Using Instagram to Teach Poetry

Last year, in my first class with my all my Grade 9s, I did a quick quiz to find out what they enjoyed about studying English, what they struggled with, and what were their areas of weakness. As you would expect, their answers varied. Yet there was one resounding finding: they hated studying poetry. 

I was devastated. Poetry made me fall in love with language: beautiful nuggets of human experience, wrapped in delicious words and stunning imagery. How could one not love it?

My work was cut out for me... and Instagram helped me out. 

I tried many things last year to inspire my students, but by far the most successful was Instagram. This is no surprise: my students love social media, and poetry is having a mini-revival on Instagram. Indeed, if you delve into the depths of poetry on Instagram, you will find post after post of simple, block-colored, squares images with a few lines of verse. Sometimes even just a few words. But they pack a punch.

Take, for example, this poem by the extremely talented and enigmatic Nayyirah Washeed:

There is SO much here to analyze when teaching poetry: 

  • Discuss at the effect of the repetition and how it contributes to the imploring tone.
  • Analyze the punctuation and discuss the effect of the caesura in the fourth line. 
  • Examine the word choice and discuss the impact of the word “seducing.”
  • Delve into the imagery inherent in the deliciousness of something dripping down your chin – like a juicy mango.

All this in just six lines.

I get why my students love this: it is manageable, succinct and accessible. And a great hook into more complex poetry.

One of the bonuses of using Instagram in the classroom is the ability to introduce your students to current poets from across the globe: diverse perspectives from a variety of voices, writing about issues which are relevant to the world today.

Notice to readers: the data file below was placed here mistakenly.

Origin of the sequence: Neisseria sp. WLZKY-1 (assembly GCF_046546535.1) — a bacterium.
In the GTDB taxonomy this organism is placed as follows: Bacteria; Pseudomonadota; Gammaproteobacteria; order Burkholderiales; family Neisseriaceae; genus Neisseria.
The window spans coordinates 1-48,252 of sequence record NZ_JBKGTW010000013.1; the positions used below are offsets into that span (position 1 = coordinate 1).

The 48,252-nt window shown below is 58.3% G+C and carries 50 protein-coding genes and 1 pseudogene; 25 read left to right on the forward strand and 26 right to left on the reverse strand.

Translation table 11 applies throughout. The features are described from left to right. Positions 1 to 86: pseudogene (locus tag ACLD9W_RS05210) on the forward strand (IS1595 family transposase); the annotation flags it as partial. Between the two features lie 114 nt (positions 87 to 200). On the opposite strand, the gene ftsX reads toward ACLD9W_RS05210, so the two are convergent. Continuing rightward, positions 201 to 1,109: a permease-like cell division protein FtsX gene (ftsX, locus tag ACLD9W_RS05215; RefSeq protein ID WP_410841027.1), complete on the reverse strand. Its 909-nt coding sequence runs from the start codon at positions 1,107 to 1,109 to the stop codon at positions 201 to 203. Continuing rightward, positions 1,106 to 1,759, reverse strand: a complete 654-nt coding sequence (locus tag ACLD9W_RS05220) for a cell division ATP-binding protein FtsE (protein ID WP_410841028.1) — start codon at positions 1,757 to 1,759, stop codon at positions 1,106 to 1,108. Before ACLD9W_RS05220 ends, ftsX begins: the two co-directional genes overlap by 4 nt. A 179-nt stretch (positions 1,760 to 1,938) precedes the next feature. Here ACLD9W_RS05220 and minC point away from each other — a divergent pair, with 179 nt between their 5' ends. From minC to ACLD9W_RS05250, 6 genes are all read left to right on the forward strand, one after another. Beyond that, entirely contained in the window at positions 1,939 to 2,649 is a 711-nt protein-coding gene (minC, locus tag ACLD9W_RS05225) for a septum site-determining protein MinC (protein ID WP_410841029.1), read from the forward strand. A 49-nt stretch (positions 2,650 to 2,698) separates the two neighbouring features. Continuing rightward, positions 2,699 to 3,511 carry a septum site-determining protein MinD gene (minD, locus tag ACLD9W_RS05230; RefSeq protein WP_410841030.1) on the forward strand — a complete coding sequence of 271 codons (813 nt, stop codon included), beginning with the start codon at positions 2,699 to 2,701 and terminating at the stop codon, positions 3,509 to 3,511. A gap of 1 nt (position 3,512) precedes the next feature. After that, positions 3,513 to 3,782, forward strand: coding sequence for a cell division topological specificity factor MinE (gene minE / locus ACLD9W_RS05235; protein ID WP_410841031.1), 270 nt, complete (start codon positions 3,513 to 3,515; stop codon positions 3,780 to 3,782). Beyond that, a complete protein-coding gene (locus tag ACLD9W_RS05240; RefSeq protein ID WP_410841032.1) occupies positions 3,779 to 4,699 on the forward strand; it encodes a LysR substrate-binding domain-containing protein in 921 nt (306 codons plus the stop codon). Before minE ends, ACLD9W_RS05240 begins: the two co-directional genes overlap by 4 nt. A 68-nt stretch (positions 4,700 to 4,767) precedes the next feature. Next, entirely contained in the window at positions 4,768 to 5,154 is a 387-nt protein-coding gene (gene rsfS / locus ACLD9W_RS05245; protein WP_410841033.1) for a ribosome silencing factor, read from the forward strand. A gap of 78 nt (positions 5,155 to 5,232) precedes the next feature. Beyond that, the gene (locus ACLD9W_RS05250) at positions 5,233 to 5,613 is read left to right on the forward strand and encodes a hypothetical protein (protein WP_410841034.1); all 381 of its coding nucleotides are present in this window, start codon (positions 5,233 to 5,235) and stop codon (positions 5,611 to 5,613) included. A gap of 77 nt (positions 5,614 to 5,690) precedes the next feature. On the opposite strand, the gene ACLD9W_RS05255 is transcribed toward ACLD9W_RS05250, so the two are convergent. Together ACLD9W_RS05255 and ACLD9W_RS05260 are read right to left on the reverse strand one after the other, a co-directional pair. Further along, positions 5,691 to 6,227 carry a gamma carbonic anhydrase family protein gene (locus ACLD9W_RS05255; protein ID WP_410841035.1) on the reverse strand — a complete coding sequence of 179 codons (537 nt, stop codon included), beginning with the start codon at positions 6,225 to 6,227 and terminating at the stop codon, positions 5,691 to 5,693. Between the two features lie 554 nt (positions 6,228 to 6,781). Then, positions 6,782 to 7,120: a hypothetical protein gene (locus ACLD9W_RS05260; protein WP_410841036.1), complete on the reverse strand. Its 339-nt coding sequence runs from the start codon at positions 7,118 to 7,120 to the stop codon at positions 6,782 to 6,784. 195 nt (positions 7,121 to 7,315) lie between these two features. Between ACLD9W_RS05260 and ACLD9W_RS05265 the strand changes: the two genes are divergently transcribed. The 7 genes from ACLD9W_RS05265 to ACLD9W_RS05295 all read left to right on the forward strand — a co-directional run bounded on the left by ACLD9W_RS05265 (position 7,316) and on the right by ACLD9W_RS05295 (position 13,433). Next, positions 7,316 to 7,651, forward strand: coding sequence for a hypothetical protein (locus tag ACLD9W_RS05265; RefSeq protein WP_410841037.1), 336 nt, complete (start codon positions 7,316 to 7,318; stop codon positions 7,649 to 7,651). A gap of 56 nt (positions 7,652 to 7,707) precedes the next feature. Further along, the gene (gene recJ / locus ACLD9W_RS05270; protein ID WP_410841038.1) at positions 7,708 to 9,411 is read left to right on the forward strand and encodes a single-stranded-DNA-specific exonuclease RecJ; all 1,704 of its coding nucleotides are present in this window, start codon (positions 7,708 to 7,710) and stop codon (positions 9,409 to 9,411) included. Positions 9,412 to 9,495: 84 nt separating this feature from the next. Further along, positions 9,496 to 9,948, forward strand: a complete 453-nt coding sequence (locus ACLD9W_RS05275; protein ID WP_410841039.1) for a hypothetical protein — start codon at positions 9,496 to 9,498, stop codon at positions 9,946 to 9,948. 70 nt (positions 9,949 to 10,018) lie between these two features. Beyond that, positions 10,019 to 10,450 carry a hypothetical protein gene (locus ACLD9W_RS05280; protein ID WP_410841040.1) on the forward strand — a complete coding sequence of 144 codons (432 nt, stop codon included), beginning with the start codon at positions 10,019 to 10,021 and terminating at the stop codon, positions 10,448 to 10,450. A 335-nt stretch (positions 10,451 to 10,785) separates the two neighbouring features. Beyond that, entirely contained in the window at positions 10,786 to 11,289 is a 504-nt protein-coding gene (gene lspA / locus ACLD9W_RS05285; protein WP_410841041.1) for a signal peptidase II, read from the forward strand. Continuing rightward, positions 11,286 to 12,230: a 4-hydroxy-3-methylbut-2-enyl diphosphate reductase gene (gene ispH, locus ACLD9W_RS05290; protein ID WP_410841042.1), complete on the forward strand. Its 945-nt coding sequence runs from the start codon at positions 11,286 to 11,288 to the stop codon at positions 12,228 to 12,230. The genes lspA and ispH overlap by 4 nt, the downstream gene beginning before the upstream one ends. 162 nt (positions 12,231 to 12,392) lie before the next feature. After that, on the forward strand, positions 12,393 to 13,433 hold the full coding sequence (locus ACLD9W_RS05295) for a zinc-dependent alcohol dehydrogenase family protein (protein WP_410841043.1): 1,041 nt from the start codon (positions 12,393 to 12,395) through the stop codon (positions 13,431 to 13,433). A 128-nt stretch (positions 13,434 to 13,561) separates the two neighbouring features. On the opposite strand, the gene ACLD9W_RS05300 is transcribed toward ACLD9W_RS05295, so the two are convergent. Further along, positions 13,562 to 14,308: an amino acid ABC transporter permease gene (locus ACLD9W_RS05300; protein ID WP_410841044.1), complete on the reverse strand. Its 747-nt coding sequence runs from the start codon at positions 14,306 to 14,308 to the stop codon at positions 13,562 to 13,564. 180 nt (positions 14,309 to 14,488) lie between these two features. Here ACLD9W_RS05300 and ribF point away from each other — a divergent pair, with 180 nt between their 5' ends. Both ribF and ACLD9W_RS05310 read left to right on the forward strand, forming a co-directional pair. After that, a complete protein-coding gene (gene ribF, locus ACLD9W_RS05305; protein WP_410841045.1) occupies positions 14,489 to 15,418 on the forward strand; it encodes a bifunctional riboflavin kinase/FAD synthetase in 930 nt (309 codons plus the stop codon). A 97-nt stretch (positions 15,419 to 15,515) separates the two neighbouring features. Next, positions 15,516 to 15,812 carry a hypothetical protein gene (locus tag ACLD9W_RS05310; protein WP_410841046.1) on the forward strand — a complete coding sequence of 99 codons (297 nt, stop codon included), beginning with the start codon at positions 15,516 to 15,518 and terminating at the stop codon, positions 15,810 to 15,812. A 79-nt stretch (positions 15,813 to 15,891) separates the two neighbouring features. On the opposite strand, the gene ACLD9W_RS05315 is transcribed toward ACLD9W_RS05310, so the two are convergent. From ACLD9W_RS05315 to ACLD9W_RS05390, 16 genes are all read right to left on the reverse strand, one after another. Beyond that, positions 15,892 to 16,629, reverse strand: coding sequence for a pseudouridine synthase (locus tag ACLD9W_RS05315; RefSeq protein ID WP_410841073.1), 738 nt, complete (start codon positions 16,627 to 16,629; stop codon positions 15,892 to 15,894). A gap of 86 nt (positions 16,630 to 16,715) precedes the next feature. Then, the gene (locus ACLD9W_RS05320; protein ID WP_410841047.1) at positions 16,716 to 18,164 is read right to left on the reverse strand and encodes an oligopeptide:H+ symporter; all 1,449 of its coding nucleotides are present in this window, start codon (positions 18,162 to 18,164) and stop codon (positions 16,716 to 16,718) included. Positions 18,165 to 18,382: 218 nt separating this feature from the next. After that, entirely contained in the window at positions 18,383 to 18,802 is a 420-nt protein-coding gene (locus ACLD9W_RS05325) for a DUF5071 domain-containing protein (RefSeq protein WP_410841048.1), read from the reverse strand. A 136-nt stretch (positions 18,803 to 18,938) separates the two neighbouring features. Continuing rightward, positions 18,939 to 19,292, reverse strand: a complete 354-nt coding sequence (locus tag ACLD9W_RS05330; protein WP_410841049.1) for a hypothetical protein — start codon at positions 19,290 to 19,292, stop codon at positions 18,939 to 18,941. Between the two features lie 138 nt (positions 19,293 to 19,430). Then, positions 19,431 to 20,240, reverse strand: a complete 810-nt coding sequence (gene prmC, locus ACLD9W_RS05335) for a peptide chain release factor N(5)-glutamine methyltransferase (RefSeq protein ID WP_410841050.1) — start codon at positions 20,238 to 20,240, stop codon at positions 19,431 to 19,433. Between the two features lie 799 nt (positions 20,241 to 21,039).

I have compiled a free Google Slides presentation of just a few great accounts which I recommend to students; this is a great way to introduce students to the concept of using Instagram for reading poetry, then you and you students can find more!

Personally, I start with this presentation and then we spend some time exploring the work of these poets and discussing students' reactions. 

Please Note: As these pages are constantly being added to, I cannot say that it will all be appropriate, always. It is important that you check the content to make sure that it is appropriate for your students, when you recommend. 

There are so many ways in which you can create activities which incorporate Instagram poetry in analysis and assessment in the classroom. Below are just a few ideas, but I would love to hear if you have more. 

  1. Use this FREE WORKSHEET for students to find examples of poetry on Instagram, and then answer questions prompting deeper analysis.
  2. Set up your own classroom Instagram page – have students write their own poems and collate them throughout the year on a class IG page.
  3. Have a "IG post of the day" projected on the board as students walk in and start the class with a 5 minute analysis and discussion of the poem. 
  4. Have students compare and contrast an IG poem with a famous piece of work. 

So, there you have it. Instagram is not just for the Kardashians. ;-) 

If you are looking for more engaging materials for teaching poetry, please do check out my resources, and click the comment button below to share your thoughts and questions. 

The other Coffee Shop gals have some fabulous resources for using Social Media in the classroom; check them out: 

10 Ways to Help Students Proofread Effectively

It’s human to occasionally write a typo or two, but what should an English teacher do when capable students make consistent, silly mistakes in their drafts?

Many students resist proofreading and editing at first because it means more “work”, and they’d rather just rely on spell check. Although it’s true that our students are busy and stretched thin, we teachers still have to defend the importance of taking that extra brief moment to proofread before printing or submitting. (Honestly, don’t most people need to think twice before they hit send?)

If your students’ mistakes are making you want to chuck your grading pen across the room in frustration (which I have done), check out this list of ideas.

(P.S. - You might also like this sister post, 10 Ways to Teach Revision to Teens.)

1. Establish the differences between proofreading, editing, and revising.